It was decided, with input from all over the country via the listserv, to organize sister conferences, rather than a single conference, that would occur in DC and San Francisco on January 17th, the eve of the mass demonstrations. The two sister conferences would confer by phone and create - in essence - a single conference. The timing was critical in order to create an independent student network.

Stop the War made arrangements to send a student ambassador - Hellen Salmon of Oxford University and the National Union of Students - to the East Coast student conference in Washington, DC on January 17, 2003. StoptheWar and Traprock also sponsored the visit to the US by Jeremy Corbyn, British Labour MP. Mr. Corbyn had been invited to the US to speak at the mass rally by Michael Letwin, and Peter Wood, a former GW student, had met Stop the War representatives in London. Out of his meeting, and the work Traprock had been doing with Stop the War, came an invitation for Mr. Corbyn to give the keynote speech at the student conference. Traprock contributed funds to sponsor Mr. Corbyn's trip. arranged for his stay in DC, and acted as media liasion for him from January 17-20, arranging interviews on television (e.g. CNN) and radio.

Mr. Corbyn gave a great keynote address, and Ms. Salmon and he participated in a press conference that included student organizers of the new independent student network. Major print media participated in the press conference. Mr. Corbyn and Charlie Jenks met CAN activists at the January 18, 2003 rally (see Jan. 18-19 PhotoAlbum), and on January 20th, Traprock; Mike Zmolek of EndtheWar.org and Jason Kafoury of UFPJ arranged a meeting between Jeremy Corbyn, CAN students and leading US peace activists. 4 student activists (3 students from GW University and 1 from Duke) participated in the meeting.[15]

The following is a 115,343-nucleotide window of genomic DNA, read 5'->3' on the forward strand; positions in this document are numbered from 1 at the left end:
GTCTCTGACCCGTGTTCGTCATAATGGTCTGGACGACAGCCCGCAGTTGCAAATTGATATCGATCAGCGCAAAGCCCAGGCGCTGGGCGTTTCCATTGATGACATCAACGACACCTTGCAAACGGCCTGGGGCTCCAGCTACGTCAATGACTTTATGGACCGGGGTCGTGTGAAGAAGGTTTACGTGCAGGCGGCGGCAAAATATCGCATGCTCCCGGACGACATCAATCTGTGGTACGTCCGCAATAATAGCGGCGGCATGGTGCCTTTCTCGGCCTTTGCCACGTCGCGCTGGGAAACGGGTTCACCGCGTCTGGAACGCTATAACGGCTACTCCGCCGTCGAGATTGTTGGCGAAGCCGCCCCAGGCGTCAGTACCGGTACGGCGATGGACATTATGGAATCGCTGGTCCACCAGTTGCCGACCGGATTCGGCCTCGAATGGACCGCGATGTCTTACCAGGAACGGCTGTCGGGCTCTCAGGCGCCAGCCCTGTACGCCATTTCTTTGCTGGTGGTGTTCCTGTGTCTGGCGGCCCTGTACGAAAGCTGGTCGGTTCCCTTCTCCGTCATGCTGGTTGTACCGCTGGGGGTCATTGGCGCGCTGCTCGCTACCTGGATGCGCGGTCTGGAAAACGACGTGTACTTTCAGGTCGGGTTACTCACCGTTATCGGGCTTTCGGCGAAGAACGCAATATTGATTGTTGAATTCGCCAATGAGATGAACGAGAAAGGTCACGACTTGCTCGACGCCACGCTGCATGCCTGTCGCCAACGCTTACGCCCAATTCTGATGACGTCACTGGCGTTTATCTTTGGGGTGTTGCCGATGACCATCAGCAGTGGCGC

"NO WAR, NO WAY"

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Jan 19, 2003, ANSWER brought together an impressive array of speakers at two rallies—one that began at 11 a.m. in the sprawling National Mall, and a concluding rally at the Washington Shipyard.

Moonanum James, co-chair of United American Indians of New England and a Vietnam-era veteran, opened the rally by connecting the U.S. government’s ongoing racist war against Native peoples with their preparations for a racist war against Iraq.

Actors Jessica Lange and Tyne Daly addressed the crowd. So did political figures, including the Revs. Jesse Jackson and Al Sharpton; former-U.S. Congressperson Cynthia McKinney and Rep. John Conyers. The Rev. Lucius Walker read an anti-war statement from Rep. Charles Rangel.

Former Attorney General Ramsey Clark called on those listening to “impeach Bush.” Blase Bonpane, from the Office of the Americas, traveled from Los Angeles to bring greetings. International representation included Ashraf El-Bayoumi from the Cairo Conference against U.S. Aggression on Iraq and Jeremy Corbyn from the Stop the War Coalition and Abe Tomoko spoke as a representative of the Lower House of the Japanese Parliament.

Struggles around the world against U.S. domination were articulated by Teresa Gutierrez and Sara Flounders from the IAC; Hector Castro, director of education, Central Unitaria de Trabajadores, Colombia; Francisco Rivera, Committee for the Rescue and Development of Vieques; Marie Hilao Enriquez from BAYAN; and Yoomi Jeong from the Korea Truth Commission.

Muslim speakers included Mahdi Bray, Muslim American Society; Ismael Kamal, Muslim Student Association; Ihab Darwish, Free Palestine Alliance; Ghazi Khan Kan, Council on American Islamic Relations; Imam Mousa, Masjid Al-Islam; and Dr. Mansoon Khan from Peace TV.